Manufacturing Stakeholders React to SCOTUS’ OSHA ETS Decision

Companies must now create their own vaccination and testing schemes as the country faces a massive wave of infections.

John S. Forrester, former Managing Editor

January 14, 2022

4 Min Read
Representative imageImage courtesy of Pixabay

The nation’s highest court issued a decision Thursday halting enforcement of the Occupational Safety and Health Administration’s (OSHA) COVID-19 Vaccination and Testing Emergency Temporary Standard (ETS) that went into effect at the beginning of this week.

OSHA’s ETS mandated that private businesses with more than 100 employees require workers to receive COVID-19 vaccination. The rules also charged employers with ensuring that unvaccinated workers wear masks and creating a policy to regularly test unvaccinated workers for infection.

Following the US Supreme Court’s move, employers must now create their own COVID-19 vaccination and testing policies as the country faces its biggest wave of infections during the pandemic.

Here are a few perspectives manufacturing stakeholders shared after the decision was announced:

National Association of Manufacturers (NAM)

“Today’s ruling does not change the fact that getting vaccinated is the best defense against COVID-19 and central to our ability to keep businesses and schools open and prevent our hospitals from being overwhelmed,” NAM President and Chief Executive Officer Jay Timmons said in a statement. “Manufacturers believe strongly in getting our teams armed against COVID-19, and we appreciate the administration’s sustained focus on making vaccines available to every American.”

Timmons added: “We call on all Americans to make the choice to get vaccinated, get boosted when eligible, and wear the appropriate mask in public places – so that we can save lives, protect our economy, and get through this latest wave of infection.”

US President Joe Biden

“I am disappointed that the Supreme Court has chosen to block common-sense life-saving requirements for employers at large businesses that were grounded squarely in both science and law,” US President Joe Biden commented following the court’s decision. 

“It is now up to states and individual employers to determine whether to make their workplaces as safe as possible, and whether their businesses will be safe for consumers during this pandemic by requiring employees to take the simple and effective step of getting vaccinated,” the president added.  

National Safety Council (NSC)

“COVID-19 continues to devastate the American people, and employers must play a role in fighting this deadly virus,” said Lorraine Martin, president and chief executive officer of NSC, in a release. “Despite the Court’s ruling, we call on employers everywhere to take responsibility for the safety of their workers by implementing a requirement for vaccination or testing, and exhausting any and all proven safety countermeasures such as masking, frequent handwashing, improved ventilation systems, and regularly disinfecting work surfaces.”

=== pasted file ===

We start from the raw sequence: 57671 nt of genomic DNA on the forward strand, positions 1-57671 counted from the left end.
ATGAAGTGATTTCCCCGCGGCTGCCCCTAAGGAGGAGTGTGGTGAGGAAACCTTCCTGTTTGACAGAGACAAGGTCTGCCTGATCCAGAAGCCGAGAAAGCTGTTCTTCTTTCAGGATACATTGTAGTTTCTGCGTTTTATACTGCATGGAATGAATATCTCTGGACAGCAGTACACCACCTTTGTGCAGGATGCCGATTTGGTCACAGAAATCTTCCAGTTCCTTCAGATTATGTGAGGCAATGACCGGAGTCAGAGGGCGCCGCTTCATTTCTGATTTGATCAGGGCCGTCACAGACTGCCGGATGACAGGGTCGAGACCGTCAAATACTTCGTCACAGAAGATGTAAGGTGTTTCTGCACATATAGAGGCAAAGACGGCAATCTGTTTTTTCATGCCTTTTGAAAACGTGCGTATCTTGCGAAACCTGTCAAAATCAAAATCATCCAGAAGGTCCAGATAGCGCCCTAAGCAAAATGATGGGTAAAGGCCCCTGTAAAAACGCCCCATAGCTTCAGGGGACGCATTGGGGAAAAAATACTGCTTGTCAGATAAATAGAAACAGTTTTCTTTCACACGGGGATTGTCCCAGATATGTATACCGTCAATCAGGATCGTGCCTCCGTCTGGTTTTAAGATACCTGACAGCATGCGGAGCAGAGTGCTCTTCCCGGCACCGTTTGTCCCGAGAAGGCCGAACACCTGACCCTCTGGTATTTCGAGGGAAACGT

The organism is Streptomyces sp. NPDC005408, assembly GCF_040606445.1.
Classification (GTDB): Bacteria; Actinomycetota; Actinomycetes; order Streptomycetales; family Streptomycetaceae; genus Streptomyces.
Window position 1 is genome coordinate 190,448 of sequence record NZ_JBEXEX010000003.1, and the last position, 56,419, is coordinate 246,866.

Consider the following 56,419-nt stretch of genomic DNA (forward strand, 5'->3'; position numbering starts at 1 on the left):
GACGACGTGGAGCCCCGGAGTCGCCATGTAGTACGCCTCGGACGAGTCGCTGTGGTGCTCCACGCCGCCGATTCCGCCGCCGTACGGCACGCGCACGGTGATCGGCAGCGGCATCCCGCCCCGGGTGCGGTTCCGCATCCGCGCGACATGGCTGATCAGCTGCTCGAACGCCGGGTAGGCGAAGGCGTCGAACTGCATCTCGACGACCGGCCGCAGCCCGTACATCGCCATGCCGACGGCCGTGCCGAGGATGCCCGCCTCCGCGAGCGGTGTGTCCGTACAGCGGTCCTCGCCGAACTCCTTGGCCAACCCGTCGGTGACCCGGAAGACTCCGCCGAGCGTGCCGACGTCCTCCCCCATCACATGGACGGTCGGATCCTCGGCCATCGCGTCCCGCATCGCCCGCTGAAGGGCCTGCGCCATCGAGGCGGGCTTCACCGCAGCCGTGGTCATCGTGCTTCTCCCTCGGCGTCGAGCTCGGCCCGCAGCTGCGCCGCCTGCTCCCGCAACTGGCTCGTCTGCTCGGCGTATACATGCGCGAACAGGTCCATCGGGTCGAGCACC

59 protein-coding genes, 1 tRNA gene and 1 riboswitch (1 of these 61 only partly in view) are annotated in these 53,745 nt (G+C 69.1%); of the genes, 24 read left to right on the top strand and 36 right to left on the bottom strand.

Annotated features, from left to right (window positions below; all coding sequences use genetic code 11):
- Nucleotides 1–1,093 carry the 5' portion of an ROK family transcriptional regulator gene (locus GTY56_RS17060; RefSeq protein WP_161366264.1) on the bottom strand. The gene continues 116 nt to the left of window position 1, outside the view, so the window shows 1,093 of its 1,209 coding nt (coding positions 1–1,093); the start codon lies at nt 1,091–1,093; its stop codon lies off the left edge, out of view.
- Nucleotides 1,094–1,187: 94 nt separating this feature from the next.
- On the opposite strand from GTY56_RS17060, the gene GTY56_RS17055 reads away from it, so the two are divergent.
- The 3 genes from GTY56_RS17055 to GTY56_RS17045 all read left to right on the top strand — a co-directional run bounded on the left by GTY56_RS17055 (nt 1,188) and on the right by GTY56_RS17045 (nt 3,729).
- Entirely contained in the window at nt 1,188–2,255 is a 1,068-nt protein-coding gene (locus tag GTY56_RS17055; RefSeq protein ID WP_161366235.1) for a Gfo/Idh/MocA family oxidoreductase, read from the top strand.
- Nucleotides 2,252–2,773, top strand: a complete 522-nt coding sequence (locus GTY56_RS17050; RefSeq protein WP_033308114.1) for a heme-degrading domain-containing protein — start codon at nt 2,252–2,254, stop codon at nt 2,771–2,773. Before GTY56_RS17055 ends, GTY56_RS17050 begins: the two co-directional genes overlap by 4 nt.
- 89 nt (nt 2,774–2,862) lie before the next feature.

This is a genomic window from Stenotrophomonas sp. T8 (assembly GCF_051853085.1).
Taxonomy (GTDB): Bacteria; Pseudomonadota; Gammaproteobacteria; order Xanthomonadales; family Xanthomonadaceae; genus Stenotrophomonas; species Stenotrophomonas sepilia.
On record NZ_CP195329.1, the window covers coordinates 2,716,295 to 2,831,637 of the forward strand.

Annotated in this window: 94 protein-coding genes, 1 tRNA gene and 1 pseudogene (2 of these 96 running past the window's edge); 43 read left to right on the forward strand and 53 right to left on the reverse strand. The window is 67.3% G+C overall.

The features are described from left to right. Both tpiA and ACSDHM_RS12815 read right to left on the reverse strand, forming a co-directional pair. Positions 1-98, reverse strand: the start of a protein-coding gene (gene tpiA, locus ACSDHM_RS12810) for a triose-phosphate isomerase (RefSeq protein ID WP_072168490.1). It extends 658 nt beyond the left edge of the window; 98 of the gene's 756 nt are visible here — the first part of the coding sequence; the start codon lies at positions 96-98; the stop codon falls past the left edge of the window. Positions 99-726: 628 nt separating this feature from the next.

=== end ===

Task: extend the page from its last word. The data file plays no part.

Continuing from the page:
“While infections and hospitalizations surge, we again urge the Biden administration to require employers to provide protections beyond vaccines. OSHA must uphold the emergency COVID-19 standard for healthcare workers and issue an emergency standard to ensure all at-risk workers are provided layers of protections against COVID-19 transmission at work like improved ventilation, distancing, masking, and paid leave,” Liz Shuler, president of the labor union, said in a statement. “We will not beat this pandemic until we stop the spread of the virus at work.”

US Labor Secretary Marty Walsh

“OSHA promulgated the ETS under clear authority established by Congress to protect workers facing grave danger in the workplace, and COVID is without doubt such a danger. The emergency temporary standard is based on science and data that show the effectiveness of vaccines against the spread of coronavirus and the grave danger faced by unvaccinated workers,” Labor Secretary Walsh said in prepared remarks. “The commonsense standards established in the ETS remain critical, especially during the current surge, where unvaccinated people are 15-20 times more likely to die from COVID-19 than vaccinated people. OSHA will be evaluating all options to ensure workers are protected from this deadly virus.

The official noted that OSHA will continue to use its existing authority under the General Duty Clause and the COVID-19 National Emphasis Program to ensure that businesses protect workers’ safety.

The Food Industry Association (FMI)

“We are pleased the Supreme Court recognized the challenges OSHA’s rule would have imposed on food retailers and manufacturers, our employees, and, ultimately, American consumers,” said FMI President and CEO Leslie G. Sarasin in a statement. “The court’s decision today to pause OSHA’s vaccine and testing mandate for private businesses will help ensure the food industry is able to continue meeting our customers’ needs as efficiently and effectively as possible amid the ongoing supply chain and labor disruptions.”

Learn More

To read more about the Supreme Court’s decision on OSHA’s COVID-19 Vaccination and Testing Emergency Temporary Standard (ETS), click here.

About the Author(s)

John S. Forrester

former Managing Editor, Powder & Bulk Solids

John S. Forrester is the former managing editor of Powder & Bulk Solids.

Sign up for the Powder & Bulk Solids Weekly newsletter.

You May Also Like